Self-awarding Powers for Institutes of Technology
The Minister of State with responsibility for Higher Education Mary Mitchell O’Connor T.D. today (1 January 2020) announced the granting of award making powers, with exception of doctoral awards, to all institutes of technology.
In welcoming this announcement, the Minister said: “This is a significant step for the sector. The measures introduced today establishes all institutes of technology as autonomous awarding bodies, placing them on an equal footing with other designated awarding bodies such as the universities and the RCSI. This reflects the great work that has been done by the management, staff and students and their continuing efforts to develop and build the capacity of our institutes of technology”.
These powers have been granted following the commencement of Section 36 of the Qualifications and Quality Assurance (Education and Training) (Amendment) Act 2019 which was successfully piloted through the Oireachtas by the Minister and enacted last July.
Prior to this legislation all institutes of technology required delegated authority from Quality and Qualifications Ireland (QQI) to make awards on the National Framework of Qualifications (NFQ). In granting these powers, this Act addresses the legislative difference in the relationship between QQI and the universities and QQI and the institutes of technology respectively. This now creates a single, coherent quality assurance and qualifications space amongst public higher education institutions.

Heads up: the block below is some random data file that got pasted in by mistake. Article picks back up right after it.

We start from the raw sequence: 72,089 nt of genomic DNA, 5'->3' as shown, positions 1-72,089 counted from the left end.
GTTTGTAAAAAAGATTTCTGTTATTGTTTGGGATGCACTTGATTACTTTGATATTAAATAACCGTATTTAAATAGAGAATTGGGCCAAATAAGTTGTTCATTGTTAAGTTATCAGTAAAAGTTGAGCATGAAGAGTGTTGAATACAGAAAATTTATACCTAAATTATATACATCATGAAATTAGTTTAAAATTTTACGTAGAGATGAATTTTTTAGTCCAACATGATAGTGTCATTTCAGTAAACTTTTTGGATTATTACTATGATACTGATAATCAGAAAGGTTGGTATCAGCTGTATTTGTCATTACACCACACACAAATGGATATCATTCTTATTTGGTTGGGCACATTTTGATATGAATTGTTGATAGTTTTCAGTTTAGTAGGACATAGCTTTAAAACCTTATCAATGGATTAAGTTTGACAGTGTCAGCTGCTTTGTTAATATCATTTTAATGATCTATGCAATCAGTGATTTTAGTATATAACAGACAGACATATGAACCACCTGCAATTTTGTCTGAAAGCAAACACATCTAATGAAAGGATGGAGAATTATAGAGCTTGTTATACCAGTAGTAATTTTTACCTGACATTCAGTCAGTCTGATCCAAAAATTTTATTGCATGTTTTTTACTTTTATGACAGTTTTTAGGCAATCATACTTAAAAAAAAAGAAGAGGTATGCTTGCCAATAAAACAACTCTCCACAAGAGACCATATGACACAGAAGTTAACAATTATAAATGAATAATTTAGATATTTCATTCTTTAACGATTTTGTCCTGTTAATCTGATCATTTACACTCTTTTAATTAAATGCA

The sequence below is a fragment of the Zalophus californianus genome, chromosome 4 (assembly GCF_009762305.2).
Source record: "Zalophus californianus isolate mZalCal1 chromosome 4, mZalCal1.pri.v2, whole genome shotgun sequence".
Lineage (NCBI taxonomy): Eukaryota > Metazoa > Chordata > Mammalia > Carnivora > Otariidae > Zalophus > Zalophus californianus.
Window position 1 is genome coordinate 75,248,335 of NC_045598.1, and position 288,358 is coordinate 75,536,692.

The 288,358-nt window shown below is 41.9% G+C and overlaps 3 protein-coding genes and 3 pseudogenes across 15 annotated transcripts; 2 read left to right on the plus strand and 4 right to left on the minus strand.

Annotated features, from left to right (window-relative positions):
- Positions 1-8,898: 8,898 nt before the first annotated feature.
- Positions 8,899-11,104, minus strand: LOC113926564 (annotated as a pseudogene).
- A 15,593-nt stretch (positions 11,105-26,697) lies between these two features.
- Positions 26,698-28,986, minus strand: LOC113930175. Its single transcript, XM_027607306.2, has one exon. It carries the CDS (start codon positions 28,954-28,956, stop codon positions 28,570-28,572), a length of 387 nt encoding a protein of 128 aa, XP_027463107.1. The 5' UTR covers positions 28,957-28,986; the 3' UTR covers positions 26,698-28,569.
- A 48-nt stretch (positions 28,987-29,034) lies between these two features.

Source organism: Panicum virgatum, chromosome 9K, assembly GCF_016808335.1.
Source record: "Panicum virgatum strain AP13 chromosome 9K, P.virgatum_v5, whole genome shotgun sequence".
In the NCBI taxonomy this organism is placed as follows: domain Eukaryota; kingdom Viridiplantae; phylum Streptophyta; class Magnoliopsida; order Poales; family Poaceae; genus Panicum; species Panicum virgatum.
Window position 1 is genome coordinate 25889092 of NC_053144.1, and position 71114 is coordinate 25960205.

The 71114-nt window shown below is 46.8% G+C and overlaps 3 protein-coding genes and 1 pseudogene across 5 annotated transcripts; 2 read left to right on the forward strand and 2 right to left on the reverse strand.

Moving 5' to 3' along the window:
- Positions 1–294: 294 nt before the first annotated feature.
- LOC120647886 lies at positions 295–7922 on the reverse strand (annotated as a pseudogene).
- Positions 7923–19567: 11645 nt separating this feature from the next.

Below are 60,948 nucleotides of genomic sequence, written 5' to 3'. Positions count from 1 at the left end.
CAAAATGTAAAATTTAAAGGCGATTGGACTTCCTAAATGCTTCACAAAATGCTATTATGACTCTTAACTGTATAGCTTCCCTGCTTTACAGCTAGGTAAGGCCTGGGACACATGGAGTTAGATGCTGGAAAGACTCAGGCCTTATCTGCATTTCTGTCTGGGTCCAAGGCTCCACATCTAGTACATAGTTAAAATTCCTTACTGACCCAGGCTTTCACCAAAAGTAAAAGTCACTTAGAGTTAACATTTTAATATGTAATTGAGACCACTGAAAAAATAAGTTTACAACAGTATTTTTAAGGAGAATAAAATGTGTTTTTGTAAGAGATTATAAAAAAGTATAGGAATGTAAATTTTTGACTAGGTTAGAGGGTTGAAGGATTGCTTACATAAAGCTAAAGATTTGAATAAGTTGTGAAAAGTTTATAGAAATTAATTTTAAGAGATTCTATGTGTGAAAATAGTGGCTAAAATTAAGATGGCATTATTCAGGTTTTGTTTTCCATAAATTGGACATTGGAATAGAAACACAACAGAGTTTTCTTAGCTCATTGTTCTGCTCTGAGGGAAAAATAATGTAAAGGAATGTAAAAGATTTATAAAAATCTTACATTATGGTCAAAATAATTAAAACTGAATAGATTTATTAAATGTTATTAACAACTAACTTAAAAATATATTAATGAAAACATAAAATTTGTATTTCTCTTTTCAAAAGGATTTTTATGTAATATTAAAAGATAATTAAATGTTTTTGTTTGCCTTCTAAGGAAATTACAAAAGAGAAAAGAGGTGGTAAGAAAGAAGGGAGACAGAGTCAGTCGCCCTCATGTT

The Act also includes key provisions to strengthen the independent control of the academic councils within the Institutes of Technology, bringing them into line with those of the existing designated awarding bodies. The autonomy of the academic decision-making of an academic council and its independence from the governing authority of an Institute is necessary to support the granting of autonomous awarding powers.